LAG-3 (Lymphocyte Activation Gene 3) is a surface receptor expressed on activated T cells, an exhaustion marker with immunosuppressive activity (1). Major histocompatibility complex class II (MHC-II) is a ligand for LAG-3; additional ligands (e.g., LSECtin and galectin-3) have also been identified (1,2). Regulatory T cells (Tregs) expressing LAG-3 have enhanced suppressive activity, whereas cytotoxic CD8+ T cells expressing LAG-3 have reduced proliferation rates and effector cytokine production in cancer and autoimmune diabetes (3,4). LAG-3+ tumor-infiltrating lymphocytes (TILs) have been reported in melanoma, colon, pancreatic, breast, lung, hematopoietic, and head and neck cancer patients (5- 11), in association with aggressive clinical features. Antibody-based LAG-3 blockade in multiple cancer mouse models restores CD8+ effector T cells and diminishes Treg populations, an effect enhanced when combined with anti-PD-1 (12). Recent studies in a metastatic ovarian cancer mouse model showed that LAG-3 blockade leads to upregulation of other immune checkpoints (PD-1, CTLA4, and TIM-3), and combination therapy targeting LAG-3, PD-1, and CTLA-4 increases functional cytotoxic T cell levels while reducing Tregs and myeloidderived suppressor cells (13,14). Multiple pre-clinical and clinical studies are testing antagonistic LAG-3 agents in combination with anti-PD-1 and/or anti-CTLA4 therapy (12-15). In view of the activating properties of soluble secreted LAG-3, a soluble agonist LAG-3 antibody (IMP321) was tested in advanced solid malignancies as a single agent (15), and demonstrated sufficient tolerability and efficacy to warrant advancement to phase II (16).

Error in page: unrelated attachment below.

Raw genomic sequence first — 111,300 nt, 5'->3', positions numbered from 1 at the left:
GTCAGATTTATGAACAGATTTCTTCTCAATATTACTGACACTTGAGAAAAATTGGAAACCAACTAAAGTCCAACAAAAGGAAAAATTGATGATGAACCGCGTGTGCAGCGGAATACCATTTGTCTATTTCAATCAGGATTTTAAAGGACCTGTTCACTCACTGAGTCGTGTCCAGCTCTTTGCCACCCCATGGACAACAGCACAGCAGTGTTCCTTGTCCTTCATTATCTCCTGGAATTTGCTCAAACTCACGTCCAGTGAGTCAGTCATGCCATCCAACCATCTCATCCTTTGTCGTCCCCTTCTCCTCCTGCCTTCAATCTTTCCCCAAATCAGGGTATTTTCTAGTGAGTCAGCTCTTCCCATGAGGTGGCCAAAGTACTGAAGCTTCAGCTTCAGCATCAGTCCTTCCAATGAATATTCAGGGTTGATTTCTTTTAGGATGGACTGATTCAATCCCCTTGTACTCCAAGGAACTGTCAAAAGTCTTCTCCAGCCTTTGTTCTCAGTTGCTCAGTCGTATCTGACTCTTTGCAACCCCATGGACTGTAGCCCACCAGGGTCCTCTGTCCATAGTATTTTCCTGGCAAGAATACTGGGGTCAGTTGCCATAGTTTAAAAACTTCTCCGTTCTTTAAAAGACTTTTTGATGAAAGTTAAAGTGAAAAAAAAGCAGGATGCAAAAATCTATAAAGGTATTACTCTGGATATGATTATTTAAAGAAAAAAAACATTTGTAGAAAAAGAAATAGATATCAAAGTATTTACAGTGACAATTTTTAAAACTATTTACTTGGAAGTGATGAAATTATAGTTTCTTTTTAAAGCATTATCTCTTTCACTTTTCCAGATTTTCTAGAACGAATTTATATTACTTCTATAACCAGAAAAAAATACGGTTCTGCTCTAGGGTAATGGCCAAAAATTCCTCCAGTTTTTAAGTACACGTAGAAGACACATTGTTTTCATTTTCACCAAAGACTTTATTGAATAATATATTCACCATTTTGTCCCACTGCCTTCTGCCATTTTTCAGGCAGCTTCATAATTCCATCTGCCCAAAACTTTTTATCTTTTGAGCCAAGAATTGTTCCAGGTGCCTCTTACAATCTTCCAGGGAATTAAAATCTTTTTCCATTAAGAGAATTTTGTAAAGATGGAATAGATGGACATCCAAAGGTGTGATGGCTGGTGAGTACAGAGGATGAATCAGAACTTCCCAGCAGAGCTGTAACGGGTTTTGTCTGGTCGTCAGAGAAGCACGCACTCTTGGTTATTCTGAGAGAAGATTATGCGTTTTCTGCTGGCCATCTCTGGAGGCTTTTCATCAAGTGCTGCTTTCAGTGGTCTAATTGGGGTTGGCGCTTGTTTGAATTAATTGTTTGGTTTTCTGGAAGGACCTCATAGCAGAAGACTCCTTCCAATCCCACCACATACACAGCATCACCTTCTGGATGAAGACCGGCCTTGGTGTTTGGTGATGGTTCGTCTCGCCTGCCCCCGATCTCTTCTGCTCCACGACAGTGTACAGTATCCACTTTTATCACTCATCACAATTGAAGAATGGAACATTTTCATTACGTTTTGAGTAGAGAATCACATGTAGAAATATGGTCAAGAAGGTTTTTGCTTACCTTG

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11. Demeure CE, et al. T Lymphocytes infiltrating various tumour types express the MHC class II ligand lymphocyte activation gene-3 (LAG-3): role of LAG-3/MHC class II interactions in cell–cell contacts. Eur J Cancer. 2001; 37:1709–18.
12. Woo SR, et al. Immune inhibitory molecules LAG-3 and PD-1 synergistically regulate T-cell function to promote tumoral immune escape. Cancer Res. 2012; 72(4):917-27.
13. Huang RY, et al. LAG3 and PD1 co-inhibitory molecules collaborate to limit CD8+ T cell signaling and dampen antitumor immunity in a murine ovarian cancer model. Oncotarget. 2015; 6:27359-77.
14. Huang RY, et al. Compensatory upregulation of PD-1, LAG-3, and CTLA-4 limits the efficacy of single-agent checkpoint blockade in metastatic ovarian cancer. Oncoimmunology. 2017; 6:e1249561.
15. Baumeister SH, et al. Coinhibitory pathways in immunotherapy for cancer. Annu Rev Immunol. 2016; 34:539-73.
16. Legat A, et al. Vaccination with LAG-3Ig (IMP321) and Peptides Induces Specific CD4 and CD8 T-Cell Responses in Metastatic Melanoma Patients–Report of a Phase I/IIa Clinical Trial. Clin Cancer Res. 2016 Mar 15;22(6):1330-40.
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